Fuji Xerox Sues Executives Over Accounting Scandal

Fuji Xerox Sues Executives Over Accounting Scandal

Fuji Xerox Sues Executives Over Accounting Scandal in Australia

Fuji Xerox Sues Executives Over Accounting ScandalAccording to ARN, Fuji Xerox has launched legal action in the Australian Federal Court against two former executives over the company’s so-called “inappropriate” accounting scandal.

“The litigation follows a case launched by Fuji Xerox New Zealand against former senior executives — initially unnamed — following the fallout of the company’s A$450 million (NZ$472 million) “inappropriate” accounting scandal.”

“In 2017, Fuji Xerox parent Fujifilm Holdings told the Tokyo Stock Exchange a loss of NZ$284 million as a result of improper accounting in New Zealand had blown out to NZ$472 million after inappropriate practices were uncovered in Australia as well.”

Fuji Xerox Australia alleges that the 2015 and 2016 statutory financial reports of the company contained “numerous financial and accounting irregularities” which did not give a true and fair view of the financial position and performance of Fuji Xerox Australia. It is also alleges that the reports did not comply with accounting standards and did not comply with the company’s own policies.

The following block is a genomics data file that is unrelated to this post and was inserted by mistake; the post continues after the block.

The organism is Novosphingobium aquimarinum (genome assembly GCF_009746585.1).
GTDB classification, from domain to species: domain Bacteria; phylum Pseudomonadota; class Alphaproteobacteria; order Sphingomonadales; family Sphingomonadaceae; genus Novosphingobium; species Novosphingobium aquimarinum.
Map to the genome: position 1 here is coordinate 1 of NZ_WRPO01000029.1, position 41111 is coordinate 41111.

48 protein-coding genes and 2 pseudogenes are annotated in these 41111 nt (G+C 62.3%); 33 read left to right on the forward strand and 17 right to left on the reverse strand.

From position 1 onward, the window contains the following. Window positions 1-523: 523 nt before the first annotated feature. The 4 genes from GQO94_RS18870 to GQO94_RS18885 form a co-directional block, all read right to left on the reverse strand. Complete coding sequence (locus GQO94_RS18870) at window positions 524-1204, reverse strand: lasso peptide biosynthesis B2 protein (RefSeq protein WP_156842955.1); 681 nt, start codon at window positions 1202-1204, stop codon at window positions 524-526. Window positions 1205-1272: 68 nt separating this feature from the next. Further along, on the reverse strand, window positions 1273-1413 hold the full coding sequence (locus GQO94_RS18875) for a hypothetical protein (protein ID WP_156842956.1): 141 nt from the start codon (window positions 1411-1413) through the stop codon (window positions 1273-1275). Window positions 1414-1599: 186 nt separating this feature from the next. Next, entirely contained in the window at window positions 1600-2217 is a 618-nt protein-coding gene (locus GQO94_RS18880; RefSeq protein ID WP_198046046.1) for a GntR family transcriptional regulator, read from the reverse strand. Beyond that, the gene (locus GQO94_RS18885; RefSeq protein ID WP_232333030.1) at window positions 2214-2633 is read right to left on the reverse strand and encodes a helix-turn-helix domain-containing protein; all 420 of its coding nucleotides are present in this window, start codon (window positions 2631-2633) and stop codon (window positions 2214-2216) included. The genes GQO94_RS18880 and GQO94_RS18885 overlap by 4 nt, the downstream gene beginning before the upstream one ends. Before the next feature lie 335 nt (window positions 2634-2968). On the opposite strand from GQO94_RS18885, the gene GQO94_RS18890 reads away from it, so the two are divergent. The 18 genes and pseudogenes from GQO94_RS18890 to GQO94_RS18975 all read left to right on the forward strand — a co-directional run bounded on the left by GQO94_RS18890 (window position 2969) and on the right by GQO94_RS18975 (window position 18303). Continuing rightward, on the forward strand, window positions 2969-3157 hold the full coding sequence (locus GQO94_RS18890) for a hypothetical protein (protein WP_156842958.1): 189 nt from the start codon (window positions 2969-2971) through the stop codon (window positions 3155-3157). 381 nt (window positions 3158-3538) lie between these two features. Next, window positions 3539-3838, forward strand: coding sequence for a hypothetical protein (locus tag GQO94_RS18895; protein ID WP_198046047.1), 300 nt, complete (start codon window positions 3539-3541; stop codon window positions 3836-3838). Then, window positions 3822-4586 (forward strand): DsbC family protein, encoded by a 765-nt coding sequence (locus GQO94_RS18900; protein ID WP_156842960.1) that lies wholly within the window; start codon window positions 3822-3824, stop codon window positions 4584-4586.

It is alleged “numerous” financial and accounting irregularities in the 2015 and 2016 financial reports allegedly contained “special contracts”.  Fuji Xerox Australia also alleges that, as a result of the treatment of these special contracts, the company’s revenue was “inappropriately” accrued on customer contracts that were either not signed and had not yet seen the “risk and rewards” of the equipment transferred to the customer.

According to Fuji Xerox, irregularities in the 2015 and 2016 management accounts alone allegedly led to a decrease in revenue of A$8.6 million and operating income of A$26.7 million in the 2015 financial year.

As a result of these co-called “inappropriate” practices, accounting standards at the time were not met and former managing director Neil Whittaker and CFO Devlin Bell “knew or ought to have known” of the matters relating to those specific practices and the alleged irregularities.


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